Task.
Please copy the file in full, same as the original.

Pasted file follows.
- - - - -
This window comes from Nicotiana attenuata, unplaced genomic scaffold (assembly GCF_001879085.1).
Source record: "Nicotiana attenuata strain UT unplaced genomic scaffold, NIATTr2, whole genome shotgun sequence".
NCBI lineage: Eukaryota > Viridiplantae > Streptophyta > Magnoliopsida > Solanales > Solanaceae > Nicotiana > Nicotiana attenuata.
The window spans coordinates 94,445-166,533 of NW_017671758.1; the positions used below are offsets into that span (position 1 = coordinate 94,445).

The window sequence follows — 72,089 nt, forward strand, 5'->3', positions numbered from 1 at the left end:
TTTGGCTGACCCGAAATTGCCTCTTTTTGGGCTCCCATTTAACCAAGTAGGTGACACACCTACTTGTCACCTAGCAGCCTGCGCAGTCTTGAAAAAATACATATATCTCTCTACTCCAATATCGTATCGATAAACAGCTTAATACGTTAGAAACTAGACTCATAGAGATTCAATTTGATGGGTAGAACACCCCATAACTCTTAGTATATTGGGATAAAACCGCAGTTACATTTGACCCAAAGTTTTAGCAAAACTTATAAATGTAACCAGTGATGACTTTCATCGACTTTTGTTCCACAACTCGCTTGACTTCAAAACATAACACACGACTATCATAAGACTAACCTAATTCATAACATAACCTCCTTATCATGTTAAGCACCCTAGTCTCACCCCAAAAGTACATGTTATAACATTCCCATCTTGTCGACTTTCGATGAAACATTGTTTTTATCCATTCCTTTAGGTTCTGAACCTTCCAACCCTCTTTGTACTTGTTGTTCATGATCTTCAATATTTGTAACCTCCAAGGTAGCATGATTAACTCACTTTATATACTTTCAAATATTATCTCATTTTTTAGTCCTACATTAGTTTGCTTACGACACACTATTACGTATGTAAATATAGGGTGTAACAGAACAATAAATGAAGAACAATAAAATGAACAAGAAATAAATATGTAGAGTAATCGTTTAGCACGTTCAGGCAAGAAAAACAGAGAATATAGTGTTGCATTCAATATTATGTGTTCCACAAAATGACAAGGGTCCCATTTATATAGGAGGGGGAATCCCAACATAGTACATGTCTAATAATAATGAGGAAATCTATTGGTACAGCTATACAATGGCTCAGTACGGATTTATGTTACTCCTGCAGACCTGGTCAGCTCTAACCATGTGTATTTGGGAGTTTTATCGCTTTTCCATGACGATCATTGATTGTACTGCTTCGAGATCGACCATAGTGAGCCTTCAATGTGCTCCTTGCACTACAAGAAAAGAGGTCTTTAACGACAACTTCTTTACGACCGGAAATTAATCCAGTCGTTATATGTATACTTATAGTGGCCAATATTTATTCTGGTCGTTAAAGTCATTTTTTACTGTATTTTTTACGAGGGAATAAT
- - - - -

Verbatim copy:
This window comes from Nicotiana attenuata, unplaced genomic scaffold (assembly GCF_001879085.1).
Source record: "Nicotiana attenuata strain UT unplaced genomic scaffold, NIATTr2, whole genome shotgun sequence".
NCBI lineage: Eukaryota > Viridiplantae > Streptophyta > Magnoliopsida > Solanales > Solanaceae > Nicotiana > Nicotiana attenuata.
The window spans coordinates 94,445-166,533 of NW_017671758.1; the positions used below are offsets into that span (position 1 = coordinate 94,445).

The window sequence follows — 72,089 nt, forward strand, 5'->3', positions numbered from 1 at the left end:
TTTGGCTGACCCGAAATTGCCTCTTTTTGGGCTCCCATTTAACCAAGTAGGTGACACACCTACTTGTCACCTAGCAGCCTGCGCAGTCTTGAAAAAATACATATATCTCTCTACTCCAATATCGTATCGATAAACAGCTTAATACGTTAGAAACTAGACTCATAGAGATTCAATTTGATGGGTAGAACACCCCATAACTCTTAGTATATTGGGATAAAACCGCAGTTACATTTGACCCAAAGTTTTAGCAAAACTTATAAATGTAACCAGTGATGACTTTCATCGACTTTTGTTCCACAACTCGCTTGACTTCAAAACATAACACACGACTATCATAAGACTAACCTAATTCATAACATAACCTCCTTATCATGTTAAGCACCCTAGTCTCACCCCAAAAGTACATGTTATAACATTCCCATCTTGTCGACTTTCGATGAAACATTGTTTTTATCCATTCCTTTAGGTTCTGAACCTTCCAACCCTCTTTGTACTTGTTGTTCATGATCTTCAATATTTGTAACCTCCAAGGTAGCATGATTAACTCACTTTATATACTTTCAAATATTATCTCATTTTTTAGTCCTACATTAGTTTGCTTACGACACACTATTACGTATGTAAATATAGGGTGTAACAGAACAATAAATGAAGAACAATAAAATGAACAAGAAATAAATATGTAGAGTAATCGTTTAGCACGTTCAGGCAAGAAAAACAGAGAATATAGTGTTGCATTCAATATTATGTGTTCCACAAAATGACAAGGGTCCCATTTATATAGGAGGGGGAATCCCAACATAGTACATGTCTAATAATAATGAGGAAATCTATTGGTACAGCTATACAATGGCTCAGTACGGATTTATGTTACTCCTGCAGACCTGGTCAGCTCTAACCATGTGTATTTGGGAGTTTTATCGCTTTTCCATGACGATCATTGATTGTACTGCTTCGAGATCGACCATAGTGAGCCTTCAATGTGCTCCTTGCACTACAAGAAAAGAGGTCTTTAACGACAACTTCTTTACGACCGGAAATTAATCCAGTCGTTATATGTATACTTATAGTGGCCAATATTTATTCTGGTCGTTAAAGTCATTTTTTACTGTATTTTTTACGAGGGAATAAT